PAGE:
Janet's favourite books /writers and who would she be pressing on us to read and telling us we mustn't miss...
She was a voracious reader. You have to be, of course, if you want to write. She would tell you to read the classics, and the best writers of your own time too (you know who they are!). And the Russians! And the French! I remember her insisting I read Emily Dickinson, Virginia Woolf, Henry James, Antoine de St Exupéry, Patrick White, Rilke, Kafka, Camus. Some of her other favourites were: Walt Whitman, John Updike, Pepys, Chekhov, Dickens, Tolstoy, Poe, Chaucer, Shakespeare. She liked the perfection of the short form, and would reread the great short stories. She loved reading well-turned essays. She also read a lot of non-fiction and poetry, and always read the latest work of her friends who were writers. Just too many to name. And she would read the junk mail and the cereal packet too.
So now I hope everyone has a sense of the real Janet Frame and my sincere thanks to Pamela Gordon for answering the questions for me and for allowing me to use the photographs.
If you are thinking you might like to pick up a Janet but may not know where to start I have linked to some previous thoughts on her books here over the years. It was thanks to Stella Duffy and Linda Grant at that memorable event at the Du Maurier Festival in Fowey that I found an author I have really grown to love, respect and cherish and I really hope some of you will discover her too if you haven't already.
'This story came last night. Everything is always a story, but the loveliest ones are those that get written and are not torn up and are taken to a friend as payment for listening, for putting a wise keyhole to the ear of my mind.'
The Lagoon is the book that saved Janet Frame's mind and most probably her life given that prior to its publication and subsequent garnering of literary accolades Janet was scheduled to undergo a lobotomy having been admitted to a mental hospital for depression.
This knowledge alone ensures that I will probably always read Janet Frame with that sort of reverence for a prodigious talent that could have been so tragically wiped out, lost forever and with utter gratitude for what still awaits for me to read, and the tears consequently well up in my eyes especially over stories like The Bedjacket.
'It was almost Christmas time and everybody in the mental hospital was wanting to go home.Some had homes and some didn't but that made not much difference, they all wanted to go to a place that could be called home where there were no locked doors... more
'A word which is exciting to look at and say and doesn't slop its meaning over the side is good; a word which comes up from the well is good; a word which clusters like last year's bee around last year's flower is bad if the flower is already dead, but good if the flower is surviving, beautiful, and alone in a place where flowers have not been known to grow and where bees have never swarmed before nor gathered nectar.'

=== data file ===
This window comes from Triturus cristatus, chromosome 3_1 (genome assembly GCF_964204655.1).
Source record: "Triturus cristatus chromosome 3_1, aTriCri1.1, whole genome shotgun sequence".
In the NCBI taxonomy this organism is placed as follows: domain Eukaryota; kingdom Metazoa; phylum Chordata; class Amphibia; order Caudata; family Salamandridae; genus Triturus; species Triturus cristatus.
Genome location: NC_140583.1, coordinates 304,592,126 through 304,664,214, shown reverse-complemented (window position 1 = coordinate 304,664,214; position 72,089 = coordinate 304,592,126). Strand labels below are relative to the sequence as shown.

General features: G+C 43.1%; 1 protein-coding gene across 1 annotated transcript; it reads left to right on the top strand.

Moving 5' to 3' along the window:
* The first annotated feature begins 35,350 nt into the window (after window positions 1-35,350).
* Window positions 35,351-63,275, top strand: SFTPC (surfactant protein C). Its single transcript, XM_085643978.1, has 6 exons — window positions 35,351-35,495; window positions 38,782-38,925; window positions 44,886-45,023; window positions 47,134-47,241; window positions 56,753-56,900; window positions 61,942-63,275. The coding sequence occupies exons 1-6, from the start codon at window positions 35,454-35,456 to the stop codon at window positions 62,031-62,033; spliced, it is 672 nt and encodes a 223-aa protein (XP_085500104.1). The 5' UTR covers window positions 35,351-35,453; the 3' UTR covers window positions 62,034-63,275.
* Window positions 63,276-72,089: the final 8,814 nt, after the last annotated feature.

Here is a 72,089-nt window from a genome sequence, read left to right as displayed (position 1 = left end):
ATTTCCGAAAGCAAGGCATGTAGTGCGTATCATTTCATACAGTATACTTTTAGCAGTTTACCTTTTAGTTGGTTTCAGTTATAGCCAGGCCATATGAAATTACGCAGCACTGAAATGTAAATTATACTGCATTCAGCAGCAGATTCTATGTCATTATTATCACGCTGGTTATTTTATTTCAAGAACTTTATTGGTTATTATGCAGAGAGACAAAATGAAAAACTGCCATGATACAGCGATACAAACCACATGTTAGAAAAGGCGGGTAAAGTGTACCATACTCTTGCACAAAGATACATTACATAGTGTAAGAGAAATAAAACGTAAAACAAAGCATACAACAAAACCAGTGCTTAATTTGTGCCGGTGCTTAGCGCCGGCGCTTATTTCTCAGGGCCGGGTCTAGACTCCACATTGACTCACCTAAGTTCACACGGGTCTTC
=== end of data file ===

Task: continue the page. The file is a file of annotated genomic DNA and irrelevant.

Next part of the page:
Haberdashery....harbinger... I've been trying to think of them, words which don't slop their meaning over the side, though who can know which words Janet Frame had in mind when she wrote that... Janet Frame does something so clever here, choreographs something so complex and does it so capably that I had to keep stopping to figure out exactly what she had done and quite how she'd done it.... more
The ethereal sense of the world of the child mediated through the child's stream of consciousness is remarkable in so many ways, but mostly because I effectively moved into this childhood world and lived alongside Francie, Daphne, Toby and Chicks and saw through their eyes all those childlike things that an adult misses but Janet doesn't. Fears, hopes, dreams and that interpretation of the world all piercingly accurate.
This is a book of two halves, childhood and adult life, and woven in amongst it all I spotted the lightly disguised events of Janet's life, and whilst she may have been beset by that ever-present sense of doubt in her own personal worth and the attendant inadequacy and low self-esteem, there is no question that on the page Janet Frame shapes up as one of the most superlatively adequate and exceptional writers that I have come across...more
Writer Grace Cleave is thirty, unmarried, a native New Zealander, exiled and homesick, living in a cold wintery London and sees herself as a migratory bird 'it is time for me to fly towards another summer',
'How had she ever become used to living in Great Britain, she wondered. How had she ever been able to exchange the sun, the beach, the shimmering tent of light, the dramatic landscape, mountains, rivers, gullies, glaciers, for the brick bleeding wound that seemed so much part of this country.'
Not a difficult sentiment to identify with when you realize this book was written in 1963, the year of Sylvia Plath's death; London hasn't been as cold and wintery since and surely the presence of a Sylvia in the book no coincidence? A bout of writer's block prompts Grace unusually to accept an invitation to stay with friends for the weekend.... more